One of the many business tax services offered by PATC (Professional Accountants and Tax Consultants) is assistance with travel claims. Travel allowances and the claiming of travel deductions under the present tax system will ultimately be phased out. Every year we see SARS shutting the door a little tighter on the popular benefit. If you play your cards right, you can still use the allowance to your tax advantage.
Travel Claim Tips
Consider the following business tax services tips to help you make the most of your travel claims:
- The logbook is the key to maximising the tax benefits of your travel allowance. This book distinguishes between business and private travel on a daily basis, and includes mileages to and from various destinations. Bear in mind as of 1 March 2010, if you receive a travel allowance, a logbook has become compulsory for you.
- SARS deems the first 18000km to be private, therefore limiting your business mileage to 14000km. However, if you travel less for private reasons and more on business, an accurate logbook can save you thousands.
- Who benefits from a travel allowance?
- Sole proprietors
- Commission earners
- Independent contractors
- Employees who receive a travel allowance
- Employees, Directors, members and others who use a company owned vehicle
- If you use your company car, you are only taxed on the private use of that vehicle. This portion is known as a fringe benefit. Tax on private use of a company car can be reduced:
- Where you carry the cost of maintaining the car
- Where your private travel is less than 10,000km
- Where you carry the cost of running the car (fuel)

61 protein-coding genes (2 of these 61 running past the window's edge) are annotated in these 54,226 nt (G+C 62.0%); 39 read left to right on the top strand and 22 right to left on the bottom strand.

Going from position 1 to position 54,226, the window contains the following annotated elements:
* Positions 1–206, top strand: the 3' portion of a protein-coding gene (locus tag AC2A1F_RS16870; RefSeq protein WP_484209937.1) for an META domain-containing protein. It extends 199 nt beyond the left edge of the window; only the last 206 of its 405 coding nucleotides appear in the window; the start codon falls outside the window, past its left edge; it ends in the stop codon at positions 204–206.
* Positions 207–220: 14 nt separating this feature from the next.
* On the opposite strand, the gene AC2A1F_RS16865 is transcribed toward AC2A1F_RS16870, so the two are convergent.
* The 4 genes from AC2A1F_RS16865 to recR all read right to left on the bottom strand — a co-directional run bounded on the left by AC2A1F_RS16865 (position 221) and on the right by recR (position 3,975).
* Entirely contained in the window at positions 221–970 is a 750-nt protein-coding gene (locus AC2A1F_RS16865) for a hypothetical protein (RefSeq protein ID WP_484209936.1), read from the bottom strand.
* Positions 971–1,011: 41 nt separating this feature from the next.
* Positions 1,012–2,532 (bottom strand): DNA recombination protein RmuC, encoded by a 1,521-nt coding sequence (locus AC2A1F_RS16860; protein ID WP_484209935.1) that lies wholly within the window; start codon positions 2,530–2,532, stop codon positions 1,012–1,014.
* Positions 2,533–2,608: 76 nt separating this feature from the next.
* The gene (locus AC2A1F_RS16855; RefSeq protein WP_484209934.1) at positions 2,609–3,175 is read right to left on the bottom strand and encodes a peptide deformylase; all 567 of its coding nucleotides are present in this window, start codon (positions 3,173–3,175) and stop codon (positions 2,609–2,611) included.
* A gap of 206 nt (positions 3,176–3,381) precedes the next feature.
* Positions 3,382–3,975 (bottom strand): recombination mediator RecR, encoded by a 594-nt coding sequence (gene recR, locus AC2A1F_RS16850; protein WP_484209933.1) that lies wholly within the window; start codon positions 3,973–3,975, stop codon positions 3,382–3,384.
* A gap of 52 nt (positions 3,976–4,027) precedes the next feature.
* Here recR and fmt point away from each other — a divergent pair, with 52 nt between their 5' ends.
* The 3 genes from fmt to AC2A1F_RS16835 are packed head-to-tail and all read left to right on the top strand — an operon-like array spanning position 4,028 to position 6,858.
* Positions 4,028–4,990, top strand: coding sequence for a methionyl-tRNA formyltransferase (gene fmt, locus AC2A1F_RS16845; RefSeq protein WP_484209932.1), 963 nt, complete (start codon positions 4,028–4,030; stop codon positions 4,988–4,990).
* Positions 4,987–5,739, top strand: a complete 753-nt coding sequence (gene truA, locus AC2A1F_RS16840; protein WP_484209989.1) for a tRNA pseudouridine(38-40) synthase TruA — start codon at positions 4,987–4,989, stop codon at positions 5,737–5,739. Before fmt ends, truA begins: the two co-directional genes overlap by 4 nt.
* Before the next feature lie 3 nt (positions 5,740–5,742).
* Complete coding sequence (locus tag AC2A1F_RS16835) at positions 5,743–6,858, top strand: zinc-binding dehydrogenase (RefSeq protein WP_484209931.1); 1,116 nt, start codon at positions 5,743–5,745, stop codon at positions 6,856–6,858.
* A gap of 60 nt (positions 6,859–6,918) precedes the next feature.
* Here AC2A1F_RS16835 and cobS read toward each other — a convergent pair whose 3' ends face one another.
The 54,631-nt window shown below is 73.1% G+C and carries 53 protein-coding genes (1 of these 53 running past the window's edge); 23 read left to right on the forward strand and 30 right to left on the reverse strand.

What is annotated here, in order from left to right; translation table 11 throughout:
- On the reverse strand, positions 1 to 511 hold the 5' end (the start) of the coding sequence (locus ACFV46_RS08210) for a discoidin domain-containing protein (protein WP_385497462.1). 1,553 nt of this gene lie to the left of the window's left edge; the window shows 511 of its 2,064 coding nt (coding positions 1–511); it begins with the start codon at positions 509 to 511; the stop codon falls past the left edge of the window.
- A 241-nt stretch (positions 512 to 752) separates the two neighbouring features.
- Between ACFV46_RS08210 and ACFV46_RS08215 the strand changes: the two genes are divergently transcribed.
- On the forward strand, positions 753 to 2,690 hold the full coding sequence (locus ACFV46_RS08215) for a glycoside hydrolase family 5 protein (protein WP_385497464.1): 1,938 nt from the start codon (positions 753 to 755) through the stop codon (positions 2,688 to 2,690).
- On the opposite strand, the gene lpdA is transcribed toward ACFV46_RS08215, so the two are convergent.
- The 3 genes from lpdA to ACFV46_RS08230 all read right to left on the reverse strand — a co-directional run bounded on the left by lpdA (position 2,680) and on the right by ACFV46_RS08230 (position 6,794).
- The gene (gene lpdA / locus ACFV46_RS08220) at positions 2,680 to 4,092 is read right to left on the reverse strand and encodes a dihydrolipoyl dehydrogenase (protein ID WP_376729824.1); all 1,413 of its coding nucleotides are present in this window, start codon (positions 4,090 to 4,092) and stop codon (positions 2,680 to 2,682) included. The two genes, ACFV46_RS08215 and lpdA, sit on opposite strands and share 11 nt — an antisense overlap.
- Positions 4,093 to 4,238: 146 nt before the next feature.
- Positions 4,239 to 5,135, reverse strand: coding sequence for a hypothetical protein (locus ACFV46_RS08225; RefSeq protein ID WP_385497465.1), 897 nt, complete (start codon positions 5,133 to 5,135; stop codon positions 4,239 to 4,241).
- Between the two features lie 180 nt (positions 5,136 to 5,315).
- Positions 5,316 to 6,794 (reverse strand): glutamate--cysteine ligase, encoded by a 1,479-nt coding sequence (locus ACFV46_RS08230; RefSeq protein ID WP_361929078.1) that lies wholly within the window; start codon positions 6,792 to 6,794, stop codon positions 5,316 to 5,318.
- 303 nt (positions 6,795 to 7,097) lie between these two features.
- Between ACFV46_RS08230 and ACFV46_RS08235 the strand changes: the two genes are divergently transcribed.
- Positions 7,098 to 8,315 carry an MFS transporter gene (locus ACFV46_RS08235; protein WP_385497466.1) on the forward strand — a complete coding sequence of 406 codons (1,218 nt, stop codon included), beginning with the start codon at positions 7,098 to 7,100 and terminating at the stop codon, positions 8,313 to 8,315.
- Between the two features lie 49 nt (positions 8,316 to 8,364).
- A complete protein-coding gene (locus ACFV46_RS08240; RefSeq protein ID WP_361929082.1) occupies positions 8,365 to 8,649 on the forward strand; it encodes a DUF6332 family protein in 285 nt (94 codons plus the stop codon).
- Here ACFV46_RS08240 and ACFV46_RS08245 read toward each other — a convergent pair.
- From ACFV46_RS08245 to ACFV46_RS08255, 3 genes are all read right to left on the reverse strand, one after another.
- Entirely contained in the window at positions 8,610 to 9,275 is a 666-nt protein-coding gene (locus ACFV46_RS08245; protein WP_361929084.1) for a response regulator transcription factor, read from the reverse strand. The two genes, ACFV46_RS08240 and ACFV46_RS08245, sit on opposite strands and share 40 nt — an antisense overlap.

- You may claim wear and tear deductions on your personal car used for business purposes, but this only applies to commission earners, sole proprietors and independent contractors.
- Be aware that SARS conducts random audits on individuals to test the accuracy and truthfulness of the travel expenditure they have claimed.
Download the new SARS logbook from http://www.sars.gov.za/TaxTypes/PIT/Pages/Travel-e-log-book.aspx and further business tax services assistance in maximising your tax benefit, call our team today.
Most of us use our personal vehicle for business purposes, it is therefore important to log the total distances travelled for all for business trips in order to claim back these expenses.
What can you claim?
The income tax system allows taxpayers who receive a travel allowance to claim a deduction for the use of their private vehicle for business purpose. Updating your logbook and recording your mileage and specifying each business trip will help you make an accurate claim when submitting your tax return.
How to claim
In order to claim a deduction you need to keep a record of all your vehicle’s odometer readings from the 1st March each year to the last day of February the following year .The opening and closing readings gives you the total kilometres travelled for the year. The actual amount travelled during a tax year and the distance travelled for business purposes substantiated by the log book are used to determine the costs which may be claimed against a travelling allowance.
Eighty Percent of the travel allowance paid to an employee is subject to a deduction of the employee’s tax. This 80% of the travel allowance must be included in the employee’s remuneration for the purpose of calculating Pay As You Earn (PAYE). The percentage is reduced to 20% if the employer is satisfied that at least 80% of the use of the vehicle for the year will be for business purpose. The full travel allowance must be disclosed on the employee’s tax certificate.
Contact PATC for any advice you may need with regards to business mileage or other claims.
A travel allowance is an allowance or advancement given by your employer for business travel required by the employee for employment purpose of using your motor vehicle.
- The vehicle does not have to be in the name of the employee
- It can be your wife’s vehicle, cousin, any person, provided that person is not going to claim any travel expenses relating to the same vehicle in his/her tax return
- You cannot get a travel allowance for a vehicle that is owned by your employer